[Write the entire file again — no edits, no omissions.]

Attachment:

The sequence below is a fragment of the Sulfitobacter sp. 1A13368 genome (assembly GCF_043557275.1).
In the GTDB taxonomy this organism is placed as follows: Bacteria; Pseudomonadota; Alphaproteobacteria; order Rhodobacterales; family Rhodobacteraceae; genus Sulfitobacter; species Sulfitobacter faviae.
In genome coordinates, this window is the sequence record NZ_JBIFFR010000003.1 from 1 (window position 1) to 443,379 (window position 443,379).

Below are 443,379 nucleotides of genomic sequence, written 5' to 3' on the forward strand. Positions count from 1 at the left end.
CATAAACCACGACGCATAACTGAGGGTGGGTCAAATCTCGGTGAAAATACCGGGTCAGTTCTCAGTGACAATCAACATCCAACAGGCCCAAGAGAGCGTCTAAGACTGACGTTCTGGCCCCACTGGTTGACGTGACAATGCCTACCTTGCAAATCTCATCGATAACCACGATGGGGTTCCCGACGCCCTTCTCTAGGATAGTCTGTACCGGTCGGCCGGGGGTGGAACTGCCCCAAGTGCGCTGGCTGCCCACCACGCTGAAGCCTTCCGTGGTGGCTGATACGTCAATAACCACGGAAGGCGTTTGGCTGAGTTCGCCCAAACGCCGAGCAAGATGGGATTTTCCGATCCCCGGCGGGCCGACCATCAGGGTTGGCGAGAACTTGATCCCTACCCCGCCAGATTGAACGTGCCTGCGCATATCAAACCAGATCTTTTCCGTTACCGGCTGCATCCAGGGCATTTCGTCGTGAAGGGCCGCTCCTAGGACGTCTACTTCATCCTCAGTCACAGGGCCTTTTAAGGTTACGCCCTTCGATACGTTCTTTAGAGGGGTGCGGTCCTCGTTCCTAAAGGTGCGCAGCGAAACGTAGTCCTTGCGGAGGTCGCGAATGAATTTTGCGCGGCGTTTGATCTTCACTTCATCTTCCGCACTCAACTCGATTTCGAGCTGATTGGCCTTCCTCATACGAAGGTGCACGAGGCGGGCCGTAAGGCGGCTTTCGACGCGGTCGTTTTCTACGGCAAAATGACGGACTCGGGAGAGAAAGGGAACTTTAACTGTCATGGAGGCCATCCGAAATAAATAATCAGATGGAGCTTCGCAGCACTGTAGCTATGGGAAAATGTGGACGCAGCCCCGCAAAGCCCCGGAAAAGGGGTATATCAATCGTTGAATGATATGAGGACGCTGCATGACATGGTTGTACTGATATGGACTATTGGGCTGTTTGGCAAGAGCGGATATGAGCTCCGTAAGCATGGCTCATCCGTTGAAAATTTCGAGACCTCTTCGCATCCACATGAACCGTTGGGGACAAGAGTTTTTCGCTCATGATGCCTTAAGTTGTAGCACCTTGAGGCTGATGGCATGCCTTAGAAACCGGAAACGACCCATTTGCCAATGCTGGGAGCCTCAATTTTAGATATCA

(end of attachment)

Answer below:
The sequence below is a fragment of the Sulfitobacter sp. 1A13368 genome (assembly GCF_043557275.1).
In the GTDB taxonomy this organism is placed as follows: Bacteria; Pseudomonadota; Alphaproteobacteria; order Rhodobacterales; family Rhodobacteraceae; genus Sulfitobacter; species Sulfitobacter faviae.
In genome coordinates, this window is the sequence record NZ_JBIFFR010000003.1 from 1 (window position 1) to 443,379 (window position 443,379).

Below are 443,379 nucleotides of genomic sequence, written 5' to 3' on the forward strand. Positions count from 1 at the left end.
CATAAACCACGACGCATAACTGAGGGTGGGTCAAATCTCGGTGAAAATACCGGGTCAGTTCTCAGTGACAATCAACATCCAACAGGCCCAAGAGAGCGTCTAAGACTGACGTTCTGGCCCCACTGGTTGACGTGACAATGCCTACCTTGCAAATCTCATCGATAACCACGATGGGGTTCCCGACGCCCTTCTCTAGGATAGTCTGTACCGGTCGGCCGGGGGTGGAACTGCCCCAAGTGCGCTGGCTGCCCACCACGCTGAAGCCTTCCGTGGTGGCTGATACGTCAATAACCACGGAAGGCGTTTGGCTGAGTTCGCCCAAACGCCGAGCAAGATGGGATTTTCCGATCCCCGGCGGGCCGACCATCAGGGTTGGCGAGAACTTGATCCCTACCCCGCCAGATTGAACGTGCCTGCGCATATCAAACCAGATCTTTTCCGTTACCGGCTGCATCCAGGGCATTTCGTCGTGAAGGGCCGCTCCTAGGACGTCTACTTCATCCTCAGTCACAGGGCCTTTTAAGGTTACGCCCTTCGATACGTTCTTTAGAGGGGTGCGGTCCTCGTTCCTAAAGGTGCGCAGCGAAACGTAGTCCTTGCGGAGGTCGCGAATGAATTTTGCGCGGCGTTTGATCTTCACTTCATCTTCCGCACTCAACTCGATTTCGAGCTGATTGGCCTTCCTCATACGAAGGTGCACGAGGCGGGCCGTAAGGCGGCTTTCGACGCGGTCGTTTTCTACGGCAAAATGACGGACTCGGGAGAGAAAGGGAACTTTAACTGTCATGGAGGCCATCCGAAATAAATAATCAGATGGAGCTTCGCAGCACTGTAGCTATGGGAAAATGTGGACGCAGCCCCGCAAAGCCCCGGAAAAGGGGTATATCAATCGTTGAATGATATGAGGACGCTGCATGACATGGTTGTACTGATATGGACTATTGGGCTGTTTGGCAAGAGCGGATATGAGCTCCGTAAGCATGGCTCATCCGTTGAAAATTTCGAGACCTCTTCGCATCCACATGAACCGTTGGGGACAAGAGTTTTTCGCTCATGATGCCTTAAGTTGTAGCACCTTGAGGCTGATGGCATGCCTTAGAAACCGGAAACGACCCATTTGCCAATGCTGGGAGCCTCAATTTTAGATATCA